Kheder, 46, lives in a hotel room in Falkirk while awaiting a decision on his asylum claim.
He has been in the UK since summer 2021, living in Belfast for four months before being relocated to Scotland. This is his story.
Kheder is a researcher and inventor, who has worked across mechanical engineering, renewable energy, hydropower, agriculture and sustainable development, and has been featured in the media back in Syria for his ideas. After leaving Syria in 2012, he lived in various countries in North Africa, before coming to Europe via Spain and settling in Germany. He has also spent time in Sudan where he has patents registered and was offered citizenship, which he turned down as he would have lost his right to remain in Germany.
Kheder struggled to get funding for his projects in Germany, where he has seven patents registered. He made the decision to travel to the UK. He knew that his skills were on the Skills Shortage List and felt that this would enable him to find safety and work quickly here, but this has not been the case. He has now been living in the hotel room for almost a year, and is waiting for the Home Office to make a decision on his asylum claim.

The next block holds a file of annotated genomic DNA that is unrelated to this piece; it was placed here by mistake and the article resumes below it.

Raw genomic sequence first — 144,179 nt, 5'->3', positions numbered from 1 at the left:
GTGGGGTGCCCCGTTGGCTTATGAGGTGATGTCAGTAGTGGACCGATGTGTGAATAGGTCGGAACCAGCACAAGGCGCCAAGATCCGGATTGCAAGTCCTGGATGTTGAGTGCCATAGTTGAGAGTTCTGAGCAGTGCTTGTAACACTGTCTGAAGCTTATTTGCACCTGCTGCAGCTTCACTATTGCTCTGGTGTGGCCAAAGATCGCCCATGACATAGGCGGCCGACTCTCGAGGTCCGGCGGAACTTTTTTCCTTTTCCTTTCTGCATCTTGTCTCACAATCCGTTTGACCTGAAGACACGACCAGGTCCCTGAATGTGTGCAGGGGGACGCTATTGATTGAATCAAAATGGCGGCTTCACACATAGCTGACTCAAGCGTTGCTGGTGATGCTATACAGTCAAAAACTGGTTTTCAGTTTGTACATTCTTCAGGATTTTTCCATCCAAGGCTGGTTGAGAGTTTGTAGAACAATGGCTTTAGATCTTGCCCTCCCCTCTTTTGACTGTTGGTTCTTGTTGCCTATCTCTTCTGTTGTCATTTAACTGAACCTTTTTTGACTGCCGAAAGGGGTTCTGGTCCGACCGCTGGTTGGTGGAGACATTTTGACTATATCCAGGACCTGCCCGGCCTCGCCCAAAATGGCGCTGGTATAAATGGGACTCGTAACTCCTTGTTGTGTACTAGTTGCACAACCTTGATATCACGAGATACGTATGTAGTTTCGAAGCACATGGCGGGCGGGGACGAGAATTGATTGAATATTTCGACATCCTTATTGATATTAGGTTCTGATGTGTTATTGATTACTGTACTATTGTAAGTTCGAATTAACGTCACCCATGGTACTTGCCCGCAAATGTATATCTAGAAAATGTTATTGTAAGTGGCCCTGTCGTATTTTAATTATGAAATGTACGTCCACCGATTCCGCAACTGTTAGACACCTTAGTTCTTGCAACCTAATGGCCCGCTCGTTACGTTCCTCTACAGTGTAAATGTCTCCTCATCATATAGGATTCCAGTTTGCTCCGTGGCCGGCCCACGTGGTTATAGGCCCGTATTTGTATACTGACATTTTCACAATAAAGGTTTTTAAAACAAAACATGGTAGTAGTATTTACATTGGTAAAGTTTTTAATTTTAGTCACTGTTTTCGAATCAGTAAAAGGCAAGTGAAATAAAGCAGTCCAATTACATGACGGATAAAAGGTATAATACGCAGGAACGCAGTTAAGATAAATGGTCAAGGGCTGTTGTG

Since arriving in Scotland, Kheder has been actively getting to know his community and volunteering in his local area. He has big ideas for Scotland’s renewable energy and tourism sectors, including designing the largest wheel of its kind to generate energy, inspired by the Norias of Hama, Syria.
During Refugee Festival Scotland 2022, Kheder participated in the Rediscovering the Antonine Wall project. Artist Paria Goodarzi and Central Scotland Regional Equalities Council (CSREC)’s Global Language Café took participants for a walk and picnic along the historic site of the Antonine Wall. They learned about how in the time of the Roman Empire, archers recruited from Hama in Northern Syria were among those stationed at various sites across Britain, including the Antonine Wall from AD142-157.
Back in Syria, Kheder worked in agriculture and economics. He became increasingly aware and worried about what was happening politically in and to his country, and its repercussions for other countries around and in Europe. He is particularly interested in working in renewable energy to help reduce reliance on oil and gas. He visited Ukraine for two weeks, long before the current crisis, but is acutely aware of the parallels between what happened in Syria and what is happening in Ukraine, and fears what might happen next between Europe and Russia.
Kheder’s skills, like those of so many, are wasted in the asylum system where he cannot work and has to wait in limbo for months and years for a decision on his claim. He could be contributing to Scotland’s renewables sector, connecting with existing workers to expand his ideas and portfolio, or garnering support for his patents. Instead, he is stuck in a small room for an indefinite amount of time with just £8 a week, and like so many like him, it is taking a huge toll on his mental health and wellbeing.Print Preview